In this episode, Ricardo discusses the recent upheaval at OpenAI, likening it to a dramatic chapter from HBO's succession. CEO Sam Altman was fired on a turbulent weekend, leading to speculation and confusion. Microsoft, unaware of the decision, expressed concern. Key researchers resign, and Altman is rumored to return. OpenAI appointed Emmett Shear as CEO, and Microsoft later announced Altman's joining.
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In this episode, Ricardo discusses the common practice of calculating Expected Monetary Value (EMV) for risk management. EMV involves multiplying the probability of a risk by its impact to determine the exposure and, in turn, the financial reserves needed. He points out that using EMV for risk reserves is only effective when managing a large portfolio of risks as an insurance company does.
In this episode, Ricardo discusses the standard rhetoric of change in organizations and individuals. While many talk about the need for change, they often struggle to take action. Ricardo emphasizes the importance of understanding the purpose of change and how it benefits individuals and organizations. Without a compelling reason to change, people tend to resist it due to fear of the unknown.
In today's episode, Ricardo guides you through the fascinating world of second-order consequences, focusing on the Cobra Effect. He explores how solutions that seemed reasonable in the short term can sometimes spawn more complex issues in a project environment if not adequately anticipated. Ricardo suggests you rethink your decision-making process and underline the importance of considering all potential outcomes before deciding.
This week, Ricardo discusses the holacratic model in the context of businesses and projects. Organizations following the holacratic model are self-managed and self-organized; there is no manager, and duties are distributed horizontally. In this framework, individuals and groups are empowered by a shared sense of mission and accountability, leading to greater flexibility.
This week, Ricardo discusses three prominent businesspeople whose incoherent actions hurt those who had put their faith in their ideas: Elizabeth Homes of Theranos, Sam Bankman-Fried of FTX, and Elon Musk of Twitter. These persons share many characteristics, including a remarkable charm that has garnered them widespread adulation and the impression that they possess superhuman abilities.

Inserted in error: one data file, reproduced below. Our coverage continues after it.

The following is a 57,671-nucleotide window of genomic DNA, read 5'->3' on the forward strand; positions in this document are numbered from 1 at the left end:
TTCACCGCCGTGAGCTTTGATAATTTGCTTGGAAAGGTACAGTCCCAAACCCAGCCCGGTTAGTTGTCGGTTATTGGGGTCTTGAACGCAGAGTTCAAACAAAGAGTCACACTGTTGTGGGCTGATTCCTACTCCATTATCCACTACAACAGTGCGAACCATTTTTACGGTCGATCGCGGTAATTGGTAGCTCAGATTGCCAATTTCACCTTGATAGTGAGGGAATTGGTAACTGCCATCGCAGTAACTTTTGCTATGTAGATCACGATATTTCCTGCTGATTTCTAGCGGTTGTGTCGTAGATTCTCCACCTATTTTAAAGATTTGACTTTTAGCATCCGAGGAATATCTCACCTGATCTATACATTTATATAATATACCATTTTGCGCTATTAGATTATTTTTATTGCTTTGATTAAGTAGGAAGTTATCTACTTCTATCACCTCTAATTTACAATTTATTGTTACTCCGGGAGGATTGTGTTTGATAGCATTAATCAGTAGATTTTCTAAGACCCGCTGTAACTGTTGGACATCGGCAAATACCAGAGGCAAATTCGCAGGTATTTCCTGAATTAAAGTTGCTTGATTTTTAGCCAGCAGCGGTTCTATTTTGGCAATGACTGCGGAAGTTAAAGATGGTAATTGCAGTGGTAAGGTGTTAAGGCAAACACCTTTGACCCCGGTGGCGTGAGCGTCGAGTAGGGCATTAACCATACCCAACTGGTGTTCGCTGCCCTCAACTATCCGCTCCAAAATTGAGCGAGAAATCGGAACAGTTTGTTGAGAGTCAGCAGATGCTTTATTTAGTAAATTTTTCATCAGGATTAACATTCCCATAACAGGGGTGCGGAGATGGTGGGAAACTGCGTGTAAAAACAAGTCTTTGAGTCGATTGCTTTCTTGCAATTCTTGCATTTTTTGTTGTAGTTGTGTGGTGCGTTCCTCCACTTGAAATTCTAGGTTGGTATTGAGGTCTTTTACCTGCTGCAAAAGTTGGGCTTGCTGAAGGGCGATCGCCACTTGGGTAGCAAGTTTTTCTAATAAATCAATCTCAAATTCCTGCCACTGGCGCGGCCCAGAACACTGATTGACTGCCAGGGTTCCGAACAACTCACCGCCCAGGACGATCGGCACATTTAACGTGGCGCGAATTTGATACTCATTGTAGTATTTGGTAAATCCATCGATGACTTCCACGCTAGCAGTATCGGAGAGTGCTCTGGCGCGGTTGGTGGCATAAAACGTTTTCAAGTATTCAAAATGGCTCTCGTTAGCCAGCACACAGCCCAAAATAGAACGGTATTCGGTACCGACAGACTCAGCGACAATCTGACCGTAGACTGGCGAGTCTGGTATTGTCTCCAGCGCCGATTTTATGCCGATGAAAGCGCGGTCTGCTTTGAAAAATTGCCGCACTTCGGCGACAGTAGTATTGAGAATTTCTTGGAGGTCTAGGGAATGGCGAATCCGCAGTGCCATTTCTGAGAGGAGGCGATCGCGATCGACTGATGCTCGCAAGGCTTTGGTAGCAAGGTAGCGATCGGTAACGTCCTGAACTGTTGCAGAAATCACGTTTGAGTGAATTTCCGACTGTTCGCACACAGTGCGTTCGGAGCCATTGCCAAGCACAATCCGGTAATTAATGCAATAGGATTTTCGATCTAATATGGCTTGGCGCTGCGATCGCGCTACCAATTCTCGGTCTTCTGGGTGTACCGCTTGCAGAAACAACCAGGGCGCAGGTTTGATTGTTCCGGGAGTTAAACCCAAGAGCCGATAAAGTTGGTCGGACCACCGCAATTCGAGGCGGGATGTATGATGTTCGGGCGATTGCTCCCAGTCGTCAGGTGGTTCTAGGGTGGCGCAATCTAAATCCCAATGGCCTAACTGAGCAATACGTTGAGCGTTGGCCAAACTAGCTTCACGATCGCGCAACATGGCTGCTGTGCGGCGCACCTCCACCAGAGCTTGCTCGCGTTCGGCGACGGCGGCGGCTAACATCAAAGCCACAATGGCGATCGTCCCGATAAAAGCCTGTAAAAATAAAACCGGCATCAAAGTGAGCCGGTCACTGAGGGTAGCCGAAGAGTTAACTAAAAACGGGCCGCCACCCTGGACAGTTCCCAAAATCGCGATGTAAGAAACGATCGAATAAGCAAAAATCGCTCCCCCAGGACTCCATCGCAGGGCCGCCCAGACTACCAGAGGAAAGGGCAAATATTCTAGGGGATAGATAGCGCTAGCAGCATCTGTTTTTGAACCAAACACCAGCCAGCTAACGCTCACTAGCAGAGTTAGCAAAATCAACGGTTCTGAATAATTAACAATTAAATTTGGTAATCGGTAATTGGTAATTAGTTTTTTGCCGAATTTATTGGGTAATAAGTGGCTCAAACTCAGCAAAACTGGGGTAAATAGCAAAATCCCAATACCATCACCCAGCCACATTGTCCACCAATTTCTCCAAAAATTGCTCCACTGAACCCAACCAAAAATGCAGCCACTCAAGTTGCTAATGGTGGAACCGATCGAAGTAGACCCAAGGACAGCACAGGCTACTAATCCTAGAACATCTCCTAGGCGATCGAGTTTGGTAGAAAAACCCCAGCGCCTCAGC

In this week's episode, Ricardo talks about the Law of Diminishing Returns applied to the effort we make to manage projects. We often doubt how much management is worth, and we try to simplify management as much as possible to avoid bureaucracy when we spend a lot of time in meetings or filling out documents and templates without reaching any results.
In this week's podcast, Ricardo talks about leadership and followership and the paranoia of today's society to exclusively focus on leadership. This episode reflects on questions like: Is being a leader the only essential profile for a company? How is the followership in this equation? Don't we all have to develop skills to lead and to be led too? Can a job be done only with leaders?
In this week's episode, Ricardo talks about the difference between compliance and conformity. Compliance and conformity are rules that an organization must always follow. However, the purpose of each is quite different. Often the company decides to follow a specific rule not because it has to but because it is good for the business, such as obtaining ISO certification.
In this podcast, Ricardo, directly from London, talks about the Gartner PPM & IT Governance Summit 2012, meeting to address Portfolio Management and IT Governance. He talks about the main topics discussed at the Summit, especially the strategic value and benefits of selecting the projects aligned with the company's strategy.
In this podcast, Ricardo makes a comparison between monitoring of the project and monitoring of a patient in an Intensive Care at the hospital. He explains that the Project Manager should monitor since the beginning, the project vital signs and based on these signals, identify deviations and take preventive actions for the project remains viable.
In this podcast, Ricardo talks about the importance of good relations between those who purchase the project, who manages and third parties involved in the project. He explains that the trust and respect must be made since early project, so that each party knows their role and their responsibilities.
In this podcast Ricardo discusses the III Annual PM Network Trend Report, published in June, 2009. He presents the main trends in projects induced by the global crisis and how companies and professionals can benefit themselves from this scenario. The PM Network magazine is distributed to PMI members and they can access the file at member's area of PMI website.